The missile, however, missed its target, a military spokeswoman said.
US forces have said there is an increase in the “sophistication” of resistance attacks, notably the use of landmines and explosives-rigged booby traps.
Two US soldiers were killed and at least six others wounded on Wednesday in separate attacks.
One soldier was killed and two wounded when a landmine exploded under a US military vehicle along a road leading to Baghdad airport in the Sidiyah district.
It came hours after another US soldier died and at least two others were injured when a bomb exploded as a convoy passed near Abu Gharib prison west of the capital.
US Central Command (Centcom) said the military convoy came under rocket-propelled grenade (RPG) attack.
US military officials said two blasts occurred when the second line of the convoy drove by.
At least 147 US servicemen have
been killed in Iraq since the war
In a separate incident, at least one US soldier and six Iraqis were wounded when assailants threw a grenade at a US armoured vehicle guarding a bank in the Mansur district of the capital.
Our correspondent described the mood in Baghdad as tense.
In Haditha, about 200 km northwest of Baghdad, unknown attackers gunned down the town’s mayor and his son. The attack is being investigated.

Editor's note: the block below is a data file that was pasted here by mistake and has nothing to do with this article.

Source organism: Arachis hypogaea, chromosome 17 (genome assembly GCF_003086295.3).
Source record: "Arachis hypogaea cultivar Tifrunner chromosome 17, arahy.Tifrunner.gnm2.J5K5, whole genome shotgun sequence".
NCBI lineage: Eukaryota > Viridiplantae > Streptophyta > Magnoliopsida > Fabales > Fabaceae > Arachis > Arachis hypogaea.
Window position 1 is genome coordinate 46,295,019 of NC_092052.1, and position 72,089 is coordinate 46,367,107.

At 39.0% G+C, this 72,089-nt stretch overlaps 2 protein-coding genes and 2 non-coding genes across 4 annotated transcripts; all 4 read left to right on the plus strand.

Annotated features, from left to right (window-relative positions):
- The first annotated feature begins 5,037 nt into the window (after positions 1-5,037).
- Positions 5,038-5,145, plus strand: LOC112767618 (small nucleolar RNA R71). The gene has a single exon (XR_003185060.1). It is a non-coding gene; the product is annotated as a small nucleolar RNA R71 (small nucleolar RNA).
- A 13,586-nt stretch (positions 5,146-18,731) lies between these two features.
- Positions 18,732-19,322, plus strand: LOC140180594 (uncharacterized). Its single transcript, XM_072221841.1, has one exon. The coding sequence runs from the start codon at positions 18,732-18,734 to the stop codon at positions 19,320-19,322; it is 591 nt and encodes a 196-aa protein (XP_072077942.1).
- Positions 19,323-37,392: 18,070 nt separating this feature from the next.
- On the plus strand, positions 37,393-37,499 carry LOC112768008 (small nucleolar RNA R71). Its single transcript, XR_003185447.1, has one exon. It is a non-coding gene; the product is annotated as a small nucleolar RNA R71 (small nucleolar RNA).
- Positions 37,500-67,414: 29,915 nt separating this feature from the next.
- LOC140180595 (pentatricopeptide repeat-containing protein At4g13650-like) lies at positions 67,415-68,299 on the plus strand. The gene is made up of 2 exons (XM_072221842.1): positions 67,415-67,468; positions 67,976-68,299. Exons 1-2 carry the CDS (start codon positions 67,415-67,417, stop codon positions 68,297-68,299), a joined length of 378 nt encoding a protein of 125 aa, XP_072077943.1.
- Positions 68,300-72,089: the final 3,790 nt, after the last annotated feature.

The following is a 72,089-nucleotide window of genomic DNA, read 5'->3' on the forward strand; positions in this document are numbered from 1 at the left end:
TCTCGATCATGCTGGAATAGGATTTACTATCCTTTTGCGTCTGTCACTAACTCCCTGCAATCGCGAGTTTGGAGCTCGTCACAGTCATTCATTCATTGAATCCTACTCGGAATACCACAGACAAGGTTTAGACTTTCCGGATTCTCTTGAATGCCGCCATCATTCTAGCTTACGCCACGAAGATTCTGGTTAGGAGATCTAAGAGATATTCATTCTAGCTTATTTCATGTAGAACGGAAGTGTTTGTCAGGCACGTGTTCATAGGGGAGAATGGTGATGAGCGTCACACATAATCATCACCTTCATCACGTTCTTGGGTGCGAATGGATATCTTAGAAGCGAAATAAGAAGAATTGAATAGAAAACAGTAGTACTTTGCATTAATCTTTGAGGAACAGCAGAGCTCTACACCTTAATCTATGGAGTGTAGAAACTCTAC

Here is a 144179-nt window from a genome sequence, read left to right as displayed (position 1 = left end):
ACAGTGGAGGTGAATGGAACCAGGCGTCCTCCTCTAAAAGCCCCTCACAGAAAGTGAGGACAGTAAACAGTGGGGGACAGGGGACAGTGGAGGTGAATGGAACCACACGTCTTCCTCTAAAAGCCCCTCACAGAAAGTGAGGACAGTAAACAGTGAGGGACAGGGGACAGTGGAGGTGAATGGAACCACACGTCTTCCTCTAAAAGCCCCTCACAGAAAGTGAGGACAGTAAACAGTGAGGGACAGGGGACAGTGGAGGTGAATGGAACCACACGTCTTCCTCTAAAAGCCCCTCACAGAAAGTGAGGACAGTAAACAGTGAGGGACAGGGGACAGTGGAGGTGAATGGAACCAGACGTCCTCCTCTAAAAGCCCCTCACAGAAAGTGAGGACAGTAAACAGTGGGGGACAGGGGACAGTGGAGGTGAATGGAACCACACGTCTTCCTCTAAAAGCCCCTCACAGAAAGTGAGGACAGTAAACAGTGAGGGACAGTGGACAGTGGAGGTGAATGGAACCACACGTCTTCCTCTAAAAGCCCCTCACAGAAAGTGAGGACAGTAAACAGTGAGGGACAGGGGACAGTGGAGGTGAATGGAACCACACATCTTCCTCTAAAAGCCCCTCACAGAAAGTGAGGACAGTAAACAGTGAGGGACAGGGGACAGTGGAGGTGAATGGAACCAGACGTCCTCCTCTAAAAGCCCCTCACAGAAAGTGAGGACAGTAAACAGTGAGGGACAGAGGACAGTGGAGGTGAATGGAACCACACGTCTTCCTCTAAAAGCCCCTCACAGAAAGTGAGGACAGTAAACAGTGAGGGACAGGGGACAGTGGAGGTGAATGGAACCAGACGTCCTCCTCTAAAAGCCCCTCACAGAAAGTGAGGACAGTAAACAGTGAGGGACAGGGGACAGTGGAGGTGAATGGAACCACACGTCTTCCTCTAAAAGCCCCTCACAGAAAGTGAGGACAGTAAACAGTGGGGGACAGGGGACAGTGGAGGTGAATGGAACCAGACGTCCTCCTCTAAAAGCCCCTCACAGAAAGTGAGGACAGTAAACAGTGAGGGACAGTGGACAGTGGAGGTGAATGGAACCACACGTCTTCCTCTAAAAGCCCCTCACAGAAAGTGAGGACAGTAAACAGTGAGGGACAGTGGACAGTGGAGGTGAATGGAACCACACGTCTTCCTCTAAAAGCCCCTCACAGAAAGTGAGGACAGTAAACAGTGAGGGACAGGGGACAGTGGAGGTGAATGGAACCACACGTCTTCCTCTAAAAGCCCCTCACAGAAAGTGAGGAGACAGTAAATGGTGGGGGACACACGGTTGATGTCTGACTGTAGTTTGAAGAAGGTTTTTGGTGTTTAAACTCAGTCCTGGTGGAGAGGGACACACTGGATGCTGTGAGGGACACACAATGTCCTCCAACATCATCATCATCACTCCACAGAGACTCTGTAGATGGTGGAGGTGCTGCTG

Our correspondent said leaflets were distributed to the town’s residents earlier, urging them to cut contacts with occupation forces and stay indoors to avoid being injured in imminent anti-US attacks.
In Baquba, dozens of Iraqis demonstrated to demand the release of a tribal leader detained by occupation forces for allegedly giving refuge to Hussein.
Sheikh Tohame Abd Mahimid al-Obaidi was arrested in a raid by US troops on Monday that left his nephew with gunshot wounds, according to relatives.
In related developments, US forces have arrested more than 400 people since last weekend in an effort to stamp out resistance attacks.
Centcom said the arrests include 11 people with possible links to al-Qaeda. A separate operation by troops also netted 400 RPGs, which are often used in anti-occupation strikes.